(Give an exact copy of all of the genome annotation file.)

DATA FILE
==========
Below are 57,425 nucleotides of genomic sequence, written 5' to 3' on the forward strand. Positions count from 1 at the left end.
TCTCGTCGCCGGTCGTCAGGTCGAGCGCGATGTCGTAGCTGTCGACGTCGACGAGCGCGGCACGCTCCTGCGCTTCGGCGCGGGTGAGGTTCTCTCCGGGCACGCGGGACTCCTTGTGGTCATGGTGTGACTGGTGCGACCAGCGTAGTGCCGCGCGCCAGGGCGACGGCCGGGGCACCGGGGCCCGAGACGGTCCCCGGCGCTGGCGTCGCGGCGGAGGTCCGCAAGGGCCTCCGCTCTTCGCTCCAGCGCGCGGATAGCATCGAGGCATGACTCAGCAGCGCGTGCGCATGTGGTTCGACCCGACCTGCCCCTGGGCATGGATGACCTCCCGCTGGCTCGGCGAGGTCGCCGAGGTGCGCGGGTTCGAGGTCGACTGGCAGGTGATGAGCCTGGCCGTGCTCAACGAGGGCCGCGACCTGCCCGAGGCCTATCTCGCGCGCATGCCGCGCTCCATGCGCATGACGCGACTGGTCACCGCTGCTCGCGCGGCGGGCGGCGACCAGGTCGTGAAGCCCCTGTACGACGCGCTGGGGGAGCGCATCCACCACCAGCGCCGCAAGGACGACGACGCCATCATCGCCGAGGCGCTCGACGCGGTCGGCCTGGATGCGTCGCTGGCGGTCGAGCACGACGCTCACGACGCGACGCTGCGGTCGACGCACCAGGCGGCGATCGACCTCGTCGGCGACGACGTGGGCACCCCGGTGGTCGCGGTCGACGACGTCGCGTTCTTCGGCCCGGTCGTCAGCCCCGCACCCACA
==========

Below are 57,425 nucleotides of genomic sequence, written 5' to 3' on the forward strand. Positions count from 1 at the left end.
TCTCGTCGCCGGTCGTCAGGTCGAGCGCGATGTCGTAGCTGTCGACGTCGACGAGCGCGGCACGCTCCTGCGCTTCGGCGCGGGTGAGGTTCTCTCCGGGCACGCGGGACTCCTTGTGGTCATGGTGTGACTGGTGCGACCAGCGTAGTGCCGCGCGCCAGGGCGACGGCCGGGGCACCGGGGCCCGAGACGGTCCCCGGCGCTGGCGTCGCGGCGGAGGTCCGCAAGGGCCTCCGCTCTTCGCTCCAGCGCGCGGATAGCATCGAGGCATGACTCAGCAGCGCGTGCGCATGTGGTTCGACCCGACCTGCCCCTGGGCATGGATGACCTCCCGCTGGCTCGGCGAGGTCGCCGAGGTGCGCGGGTTCGAGGTCGACTGGCAGGTGATGAGCCTGGCCGTGCTCAACGAGGGCCGCGACCTGCCCGAGGCCTATCTCGCGCGCATGCCGCGCTCCATGCGCATGACGCGACTGGTCACCGCTGCTCGCGCGGCGGGCGGCGACCAGGTCGTGAAGCCCCTGTACGACGCGCTGGGGGAGCGCATCCACCACCAGCGCCGCAAGGACGACGACGCCATCATCGCCGAGGCGCTCGACGCGGTCGGCCTGGATGCGTCGCTGGCGGTCGAGCACGACGCTCACGACGCGACGCTGCGGTCGACGCACCAGGCGGCGATCGACCTCGTCGGCGACGACGTGGGCACCCCGGTGGTCGCGGTCGACGACGTCGCGTTCTTCGGCCCGGTCGTCAGCCCCGCACCCACA